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Arista and Juniper hike prices as component lead times blow out to 80 weeks – that's May 2023
Cost of some supplies is up 200 per cent, so vendors start 'protecting margins'
Good luck upgrading your network any time in the next year or two: key vendors Arista and Juniper have both warned they're waiting up to 80 weeks – aka 560 days, taking us to some time in May 2023 – to get their hands on some components.
News of those very long lead times came to light in both vendors' recent earnings announcements and follows Cisco and HPE hiking prices due to industry-wide pandemic-related supply chain difficulties.
Juniper announced preliminary numbers last week. Q3 2021 revenue reached $1,188.8 million – up four points year over year. The company reported its order backlog is now over a billion dollars larger than it was at the end of FY2020.
Executive veep and CFO Ken Miller told investors that elevated supply chain costs "are hitting us now". The company has "purchase orders throughout all of next year. In some cases, out 50 weeks, in other cases, out 80 weeks, in an attempt to secure supply."
"We are expecting the supply chain costs to remain elevated throughout next year," Miller added. He did, however, offer some hope of price reductions "maybe late next year".
"But at this point, we're presuming that it's going to remain elevated on the cost side. On the pricing side, we are absolutely taking pricing actions to try to protect our gross margin. At this point, I feel that we are going to be able to protect much of our gross margins a little too early to call exactly how that's going to play out."
Juniper reported non-GAAP gross margin for the quarter of 60.1 per cent. And yes, protecting that figure means increasing the prices you pay.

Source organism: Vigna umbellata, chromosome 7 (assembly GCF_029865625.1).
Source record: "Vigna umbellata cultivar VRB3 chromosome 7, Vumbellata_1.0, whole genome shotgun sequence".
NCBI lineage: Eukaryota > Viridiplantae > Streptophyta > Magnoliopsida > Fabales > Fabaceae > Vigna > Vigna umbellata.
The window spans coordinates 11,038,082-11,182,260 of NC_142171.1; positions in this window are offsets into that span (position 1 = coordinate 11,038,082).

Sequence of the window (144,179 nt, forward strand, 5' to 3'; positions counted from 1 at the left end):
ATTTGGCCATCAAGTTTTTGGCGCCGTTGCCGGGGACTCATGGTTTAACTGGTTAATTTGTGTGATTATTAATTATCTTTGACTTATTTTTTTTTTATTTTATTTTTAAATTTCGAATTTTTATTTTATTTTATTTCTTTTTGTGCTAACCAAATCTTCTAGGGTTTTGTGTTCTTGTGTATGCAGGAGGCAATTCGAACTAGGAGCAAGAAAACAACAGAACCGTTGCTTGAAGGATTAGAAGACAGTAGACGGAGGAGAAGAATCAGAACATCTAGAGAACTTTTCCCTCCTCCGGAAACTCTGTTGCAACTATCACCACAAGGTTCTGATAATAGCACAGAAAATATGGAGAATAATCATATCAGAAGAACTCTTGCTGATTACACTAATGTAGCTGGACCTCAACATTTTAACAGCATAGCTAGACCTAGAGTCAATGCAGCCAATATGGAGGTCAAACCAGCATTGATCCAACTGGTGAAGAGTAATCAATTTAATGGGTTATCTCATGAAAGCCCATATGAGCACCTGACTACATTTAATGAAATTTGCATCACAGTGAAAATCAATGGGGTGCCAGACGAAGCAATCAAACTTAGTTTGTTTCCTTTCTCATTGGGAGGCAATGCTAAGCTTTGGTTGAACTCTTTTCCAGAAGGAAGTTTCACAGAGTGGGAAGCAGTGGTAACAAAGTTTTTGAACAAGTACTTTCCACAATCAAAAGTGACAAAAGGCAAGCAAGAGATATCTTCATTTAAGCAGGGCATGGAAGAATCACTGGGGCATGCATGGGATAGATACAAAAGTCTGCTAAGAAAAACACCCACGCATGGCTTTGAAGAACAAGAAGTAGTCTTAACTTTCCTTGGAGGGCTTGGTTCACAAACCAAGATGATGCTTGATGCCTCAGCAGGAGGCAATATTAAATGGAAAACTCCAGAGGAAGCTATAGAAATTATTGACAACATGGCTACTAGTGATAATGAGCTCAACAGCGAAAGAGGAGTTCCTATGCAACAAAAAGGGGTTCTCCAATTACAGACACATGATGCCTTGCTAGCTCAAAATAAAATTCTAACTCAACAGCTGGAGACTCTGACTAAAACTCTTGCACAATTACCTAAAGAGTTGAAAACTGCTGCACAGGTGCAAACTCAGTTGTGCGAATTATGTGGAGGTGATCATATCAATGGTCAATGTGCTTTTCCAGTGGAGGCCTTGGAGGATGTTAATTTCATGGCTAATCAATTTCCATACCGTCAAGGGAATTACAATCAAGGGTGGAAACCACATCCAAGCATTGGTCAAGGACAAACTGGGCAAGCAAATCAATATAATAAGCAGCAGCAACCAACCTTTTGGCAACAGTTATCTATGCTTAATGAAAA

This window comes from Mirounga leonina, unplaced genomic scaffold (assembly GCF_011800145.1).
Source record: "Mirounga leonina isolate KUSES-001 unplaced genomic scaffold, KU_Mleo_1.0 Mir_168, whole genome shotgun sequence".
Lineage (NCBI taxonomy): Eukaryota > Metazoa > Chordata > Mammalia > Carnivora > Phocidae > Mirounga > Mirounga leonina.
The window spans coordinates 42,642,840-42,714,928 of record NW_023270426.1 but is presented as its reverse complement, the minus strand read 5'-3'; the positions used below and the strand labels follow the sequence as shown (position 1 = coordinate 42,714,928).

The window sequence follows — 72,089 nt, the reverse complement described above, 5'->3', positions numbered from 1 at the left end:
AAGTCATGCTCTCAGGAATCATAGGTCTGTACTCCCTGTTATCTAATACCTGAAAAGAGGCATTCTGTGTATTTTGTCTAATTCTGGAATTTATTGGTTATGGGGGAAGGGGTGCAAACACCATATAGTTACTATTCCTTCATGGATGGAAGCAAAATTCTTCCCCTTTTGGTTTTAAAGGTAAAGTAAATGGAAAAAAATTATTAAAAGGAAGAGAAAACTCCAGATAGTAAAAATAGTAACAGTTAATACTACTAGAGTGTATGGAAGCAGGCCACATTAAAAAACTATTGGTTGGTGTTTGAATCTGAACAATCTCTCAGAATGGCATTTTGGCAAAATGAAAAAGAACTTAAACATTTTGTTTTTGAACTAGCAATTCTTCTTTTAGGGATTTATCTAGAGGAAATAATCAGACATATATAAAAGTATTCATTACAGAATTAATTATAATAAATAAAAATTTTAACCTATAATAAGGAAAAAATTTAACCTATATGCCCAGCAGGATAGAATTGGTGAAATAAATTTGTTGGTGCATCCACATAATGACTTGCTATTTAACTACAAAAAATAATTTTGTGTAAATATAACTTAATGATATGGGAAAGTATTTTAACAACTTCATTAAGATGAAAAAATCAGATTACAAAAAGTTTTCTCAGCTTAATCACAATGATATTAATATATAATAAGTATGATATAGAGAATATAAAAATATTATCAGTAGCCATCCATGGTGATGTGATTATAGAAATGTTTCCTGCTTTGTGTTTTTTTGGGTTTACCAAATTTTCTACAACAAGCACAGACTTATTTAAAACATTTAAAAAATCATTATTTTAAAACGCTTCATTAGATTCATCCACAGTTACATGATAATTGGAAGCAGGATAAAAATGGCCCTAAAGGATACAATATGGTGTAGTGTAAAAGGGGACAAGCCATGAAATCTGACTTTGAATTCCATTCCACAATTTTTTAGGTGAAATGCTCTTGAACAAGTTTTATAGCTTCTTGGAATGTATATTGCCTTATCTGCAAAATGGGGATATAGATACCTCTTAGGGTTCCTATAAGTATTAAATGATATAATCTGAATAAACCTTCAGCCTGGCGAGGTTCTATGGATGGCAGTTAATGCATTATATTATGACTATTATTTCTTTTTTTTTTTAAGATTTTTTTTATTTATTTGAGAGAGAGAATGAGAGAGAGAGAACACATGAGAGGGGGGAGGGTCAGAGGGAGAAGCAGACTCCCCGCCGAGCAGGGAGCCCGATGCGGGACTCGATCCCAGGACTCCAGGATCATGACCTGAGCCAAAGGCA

If that makes you mad, know that if you have already ordered Juniper kit you could be part of the problem. Some of the backlog was sold at pre-pandemic component prices.
"We need to burn through the backlog at kind of legacy pricing," Miller said.
- Computacenter, one of Europe's largest resellers, struggling with data centre kit, up to 6-month lead times
- 'Totally driven by supply': Dell, HP talk of backlogs and shortages as big PC-makers turn in their numbers
- China reports local chipmaking boom with output up more than 40%
- China tightens distributor cap after local outfits hoard automotive silicon then charge silly prices
Arista announced its Q3 results on Monday. Revenue of $748.7 million represented a 23.7 per cent year on year increase.
President and CEO Jayshree Ullal told investors the firm's supply chain is very challenged.
"Lead times of many components have extended to 50 to 80 weeks with price hikes ranging from 15 per cent to as high as 200 per cent across our entire supply chain of copper, steel, substrate, printed circuit board, memory, silicon ICs, connectors, freight, and labor.
"Arista has been deliberate and thoughtful about price increases so far … but we have recently announced increased list prices effective November 4th, 2021, averaging approximately 10 per cent to offset the very high escalating costs," she added.
Arista still managed to achieve overall Q3 gross margin of 64.9 per cent.
The networking upstart calls hyperscalers "Cloud Titans". Whatever you call them, they were Arista's top market, ahead of enterprise sales, and plenty of customers started to splash for 400G switches, while mere 100G and 200G kit also sold well. Juniper also did well with hyperscalers, saw a big jump in sales of the Wi-Fi kit it acquired along with Mist in March 2019.
Both vendors forecast good days ahead, despite supply chain worries.
Arista has split its stock, which has risen in price from around $250 a year ago to just over $400 before the split announcements. Splits are usually a sign the company wants its scrip to be less intimidatingly priced for smaller investors. Arista's share price popped from $409 to $513 after the split was announced, suggesting investors see lots more growth that the lower price shares will attract. The company predicted Q4 sales of $775 million to $795 million, and for gross margins to hold in a range between 63 and 65 per cent.
Juniper predicted it will deliver "at least mid-single-digit revenue growth on a full year basis in 2022", Q4 revenue of $1,265 million, and gross margin of approximately 59.5 per cent. ®